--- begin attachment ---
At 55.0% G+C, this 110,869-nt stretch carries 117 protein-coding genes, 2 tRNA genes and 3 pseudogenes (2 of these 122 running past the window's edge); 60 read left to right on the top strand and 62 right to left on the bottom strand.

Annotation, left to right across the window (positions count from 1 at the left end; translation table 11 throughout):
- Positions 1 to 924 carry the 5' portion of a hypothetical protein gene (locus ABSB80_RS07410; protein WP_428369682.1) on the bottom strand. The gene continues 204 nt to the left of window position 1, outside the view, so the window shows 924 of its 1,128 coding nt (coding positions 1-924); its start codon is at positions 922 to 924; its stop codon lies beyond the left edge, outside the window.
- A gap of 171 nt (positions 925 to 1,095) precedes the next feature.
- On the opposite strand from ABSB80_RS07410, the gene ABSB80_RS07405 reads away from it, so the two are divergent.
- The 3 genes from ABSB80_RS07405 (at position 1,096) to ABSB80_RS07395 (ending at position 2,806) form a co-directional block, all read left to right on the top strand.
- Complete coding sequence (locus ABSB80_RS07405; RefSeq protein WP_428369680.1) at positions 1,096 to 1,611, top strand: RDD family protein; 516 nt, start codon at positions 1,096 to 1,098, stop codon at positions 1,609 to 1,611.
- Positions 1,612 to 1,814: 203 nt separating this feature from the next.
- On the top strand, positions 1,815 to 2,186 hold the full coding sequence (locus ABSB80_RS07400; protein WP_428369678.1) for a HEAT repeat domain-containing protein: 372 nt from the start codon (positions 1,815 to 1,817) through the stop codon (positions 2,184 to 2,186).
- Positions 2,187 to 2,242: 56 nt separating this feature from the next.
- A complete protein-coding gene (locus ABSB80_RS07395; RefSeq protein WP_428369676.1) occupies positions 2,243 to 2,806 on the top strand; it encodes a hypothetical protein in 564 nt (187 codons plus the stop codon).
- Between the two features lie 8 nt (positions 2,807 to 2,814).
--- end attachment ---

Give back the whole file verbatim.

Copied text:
At 55.0% G+C, this 110,869-nt stretch carries 117 protein-coding genes, 2 tRNA genes and 3 pseudogenes (2 of these 122 running past the window's edge); 60 read left to right on the top strand and 62 right to left on the bottom strand.

Annotation, left to right across the window (positions count from 1 at the left end; translation table 11 throughout):
- Positions 1 to 924 carry the 5' portion of a hypothetical protein gene (locus ABSB80_RS07410; protein WP_428369682.1) on the bottom strand. The gene continues 204 nt to the left of window position 1, outside the view, so the window shows 924 of its 1,128 coding nt (coding positions 1-924); its start codon is at positions 922 to 924; its stop codon lies beyond the left edge, outside the window.
- A gap of 171 nt (positions 925 to 1,095) precedes the next feature.
- On the opposite strand from ABSB80_RS07410, the gene ABSB80_RS07405 reads away from it, so the two are divergent.
- The 3 genes from ABSB80_RS07405 (at position 1,096) to ABSB80_RS07395 (ending at position 2,806) form a co-directional block, all read left to right on the top strand.
- Complete coding sequence (locus ABSB80_RS07405; RefSeq protein WP_428369680.1) at positions 1,096 to 1,611, top strand: RDD family protein; 516 nt, start codon at positions 1,096 to 1,098, stop codon at positions 1,609 to 1,611.
- Positions 1,612 to 1,814: 203 nt separating this feature from the next.
- On the top strand, positions 1,815 to 2,186 hold the full coding sequence (locus ABSB80_RS07400; protein WP_428369678.1) for a HEAT repeat domain-containing protein: 372 nt from the start codon (positions 1,815 to 1,817) through the stop codon (positions 2,184 to 2,186).
- Positions 2,187 to 2,242: 56 nt separating this feature from the next.
- A complete protein-coding gene (locus ABSB80_RS07395; RefSeq protein WP_428369676.1) occupies positions 2,243 to 2,806 on the top strand; it encodes a hypothetical protein in 564 nt (187 codons plus the stop codon).
- Between the two features lie 8 nt (positions 2,807 to 2,814).